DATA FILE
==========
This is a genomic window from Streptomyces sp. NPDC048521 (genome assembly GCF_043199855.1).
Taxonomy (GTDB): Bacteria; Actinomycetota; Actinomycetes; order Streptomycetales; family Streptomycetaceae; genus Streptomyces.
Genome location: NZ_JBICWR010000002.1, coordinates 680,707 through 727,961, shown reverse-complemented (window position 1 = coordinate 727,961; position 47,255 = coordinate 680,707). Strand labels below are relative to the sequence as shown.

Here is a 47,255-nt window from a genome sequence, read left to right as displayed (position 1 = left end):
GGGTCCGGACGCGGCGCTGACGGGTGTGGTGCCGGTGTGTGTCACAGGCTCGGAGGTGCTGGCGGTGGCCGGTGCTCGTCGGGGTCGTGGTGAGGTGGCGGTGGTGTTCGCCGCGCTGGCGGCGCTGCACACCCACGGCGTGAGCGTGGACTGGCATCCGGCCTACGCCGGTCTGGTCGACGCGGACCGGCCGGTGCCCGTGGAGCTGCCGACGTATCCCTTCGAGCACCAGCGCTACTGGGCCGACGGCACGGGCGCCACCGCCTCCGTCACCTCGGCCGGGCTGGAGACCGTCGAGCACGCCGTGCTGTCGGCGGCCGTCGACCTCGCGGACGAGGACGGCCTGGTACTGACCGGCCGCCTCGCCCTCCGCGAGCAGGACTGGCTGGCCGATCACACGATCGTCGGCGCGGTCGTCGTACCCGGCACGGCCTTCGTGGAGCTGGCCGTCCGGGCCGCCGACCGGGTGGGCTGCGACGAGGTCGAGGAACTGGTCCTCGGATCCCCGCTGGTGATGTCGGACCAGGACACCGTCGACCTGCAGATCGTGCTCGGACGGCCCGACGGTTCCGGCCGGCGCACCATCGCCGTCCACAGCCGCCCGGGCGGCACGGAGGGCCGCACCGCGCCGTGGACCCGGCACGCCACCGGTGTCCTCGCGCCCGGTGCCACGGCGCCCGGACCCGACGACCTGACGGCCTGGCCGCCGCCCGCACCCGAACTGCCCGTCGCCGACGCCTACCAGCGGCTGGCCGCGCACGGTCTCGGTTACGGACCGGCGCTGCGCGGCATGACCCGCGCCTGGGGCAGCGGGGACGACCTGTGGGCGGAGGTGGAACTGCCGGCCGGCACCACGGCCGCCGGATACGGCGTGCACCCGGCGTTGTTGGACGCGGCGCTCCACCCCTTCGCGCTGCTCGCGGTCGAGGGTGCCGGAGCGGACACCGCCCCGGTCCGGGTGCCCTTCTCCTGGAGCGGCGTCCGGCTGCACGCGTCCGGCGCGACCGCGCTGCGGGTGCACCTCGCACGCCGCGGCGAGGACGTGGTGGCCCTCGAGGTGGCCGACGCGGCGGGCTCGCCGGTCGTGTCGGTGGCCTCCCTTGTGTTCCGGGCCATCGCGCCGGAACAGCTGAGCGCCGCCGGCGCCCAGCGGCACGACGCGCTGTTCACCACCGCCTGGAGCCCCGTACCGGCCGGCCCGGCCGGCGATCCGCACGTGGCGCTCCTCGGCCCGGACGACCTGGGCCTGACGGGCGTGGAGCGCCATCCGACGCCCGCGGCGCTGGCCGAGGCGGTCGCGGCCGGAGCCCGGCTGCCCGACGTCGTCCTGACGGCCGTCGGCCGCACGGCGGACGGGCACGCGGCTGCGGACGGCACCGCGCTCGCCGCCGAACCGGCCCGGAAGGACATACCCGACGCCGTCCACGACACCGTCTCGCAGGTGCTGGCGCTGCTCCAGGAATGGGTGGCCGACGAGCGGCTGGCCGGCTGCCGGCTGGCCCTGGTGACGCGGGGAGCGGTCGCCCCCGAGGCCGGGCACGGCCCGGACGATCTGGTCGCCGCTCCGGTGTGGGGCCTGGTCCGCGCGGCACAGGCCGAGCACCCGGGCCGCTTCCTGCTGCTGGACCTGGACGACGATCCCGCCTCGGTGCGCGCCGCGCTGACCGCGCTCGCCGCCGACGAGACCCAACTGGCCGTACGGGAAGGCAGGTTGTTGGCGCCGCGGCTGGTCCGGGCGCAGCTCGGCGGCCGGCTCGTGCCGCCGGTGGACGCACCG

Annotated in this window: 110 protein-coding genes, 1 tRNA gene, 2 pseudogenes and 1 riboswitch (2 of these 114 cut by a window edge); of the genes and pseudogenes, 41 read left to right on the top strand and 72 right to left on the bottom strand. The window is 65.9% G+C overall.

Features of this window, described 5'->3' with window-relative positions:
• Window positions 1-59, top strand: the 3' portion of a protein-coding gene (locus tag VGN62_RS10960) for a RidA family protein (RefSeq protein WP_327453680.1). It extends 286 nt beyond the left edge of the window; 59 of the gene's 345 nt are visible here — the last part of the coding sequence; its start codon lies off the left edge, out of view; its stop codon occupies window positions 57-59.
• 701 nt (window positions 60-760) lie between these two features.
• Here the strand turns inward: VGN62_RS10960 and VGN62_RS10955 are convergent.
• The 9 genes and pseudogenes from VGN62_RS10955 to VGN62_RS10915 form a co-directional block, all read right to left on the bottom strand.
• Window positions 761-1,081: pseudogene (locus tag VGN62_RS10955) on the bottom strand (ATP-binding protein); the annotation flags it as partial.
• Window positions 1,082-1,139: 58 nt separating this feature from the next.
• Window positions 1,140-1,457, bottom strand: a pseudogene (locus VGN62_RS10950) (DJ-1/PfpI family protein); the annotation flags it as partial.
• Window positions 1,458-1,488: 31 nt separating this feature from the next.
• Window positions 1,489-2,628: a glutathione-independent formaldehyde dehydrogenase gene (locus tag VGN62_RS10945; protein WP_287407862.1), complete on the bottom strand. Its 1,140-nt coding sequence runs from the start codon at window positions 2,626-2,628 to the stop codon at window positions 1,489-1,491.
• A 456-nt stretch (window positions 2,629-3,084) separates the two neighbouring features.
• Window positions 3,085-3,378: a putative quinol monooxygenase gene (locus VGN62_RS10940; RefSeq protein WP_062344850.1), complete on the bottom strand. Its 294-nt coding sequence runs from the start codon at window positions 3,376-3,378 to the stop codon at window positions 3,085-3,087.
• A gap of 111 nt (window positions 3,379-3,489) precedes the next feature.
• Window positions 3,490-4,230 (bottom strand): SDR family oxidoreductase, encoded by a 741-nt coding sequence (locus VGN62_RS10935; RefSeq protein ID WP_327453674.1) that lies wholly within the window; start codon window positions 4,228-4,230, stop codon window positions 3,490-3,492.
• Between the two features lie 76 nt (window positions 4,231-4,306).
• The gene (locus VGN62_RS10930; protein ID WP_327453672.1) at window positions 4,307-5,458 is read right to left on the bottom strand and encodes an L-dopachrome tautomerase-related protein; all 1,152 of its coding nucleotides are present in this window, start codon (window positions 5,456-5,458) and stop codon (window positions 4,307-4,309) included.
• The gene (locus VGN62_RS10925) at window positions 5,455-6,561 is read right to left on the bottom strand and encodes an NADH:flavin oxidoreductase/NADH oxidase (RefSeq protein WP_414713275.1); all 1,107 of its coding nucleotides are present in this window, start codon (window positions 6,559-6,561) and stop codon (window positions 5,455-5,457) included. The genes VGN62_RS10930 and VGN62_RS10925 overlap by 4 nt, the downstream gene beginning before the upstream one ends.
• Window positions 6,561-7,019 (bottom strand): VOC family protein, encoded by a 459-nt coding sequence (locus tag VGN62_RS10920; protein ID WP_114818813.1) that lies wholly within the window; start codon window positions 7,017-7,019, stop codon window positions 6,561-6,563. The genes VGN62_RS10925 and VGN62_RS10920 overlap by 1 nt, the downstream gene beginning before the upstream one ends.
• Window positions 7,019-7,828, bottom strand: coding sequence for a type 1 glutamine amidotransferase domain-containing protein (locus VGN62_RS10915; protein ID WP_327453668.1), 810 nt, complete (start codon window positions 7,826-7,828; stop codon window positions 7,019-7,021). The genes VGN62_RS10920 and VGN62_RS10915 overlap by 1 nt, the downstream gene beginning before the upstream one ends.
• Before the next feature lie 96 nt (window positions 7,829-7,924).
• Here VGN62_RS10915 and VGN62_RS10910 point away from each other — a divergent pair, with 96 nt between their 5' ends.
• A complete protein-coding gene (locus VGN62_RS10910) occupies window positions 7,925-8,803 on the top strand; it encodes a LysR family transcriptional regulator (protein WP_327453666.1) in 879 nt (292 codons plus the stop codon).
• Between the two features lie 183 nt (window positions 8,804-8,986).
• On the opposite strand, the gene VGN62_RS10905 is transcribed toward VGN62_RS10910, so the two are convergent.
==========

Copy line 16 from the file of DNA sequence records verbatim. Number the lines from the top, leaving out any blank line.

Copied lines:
• Window positions 1,489-2,628: a glutathione-independent formaldehyde dehydrogenase gene (locus tag VGN62_RS10945; protein WP_287407862.1), complete on the bottom strand. Its 1,140-nt coding sequence runs from the start codon at window positions 2,626-2,628 to the stop codon at window positions 1,489-1,491.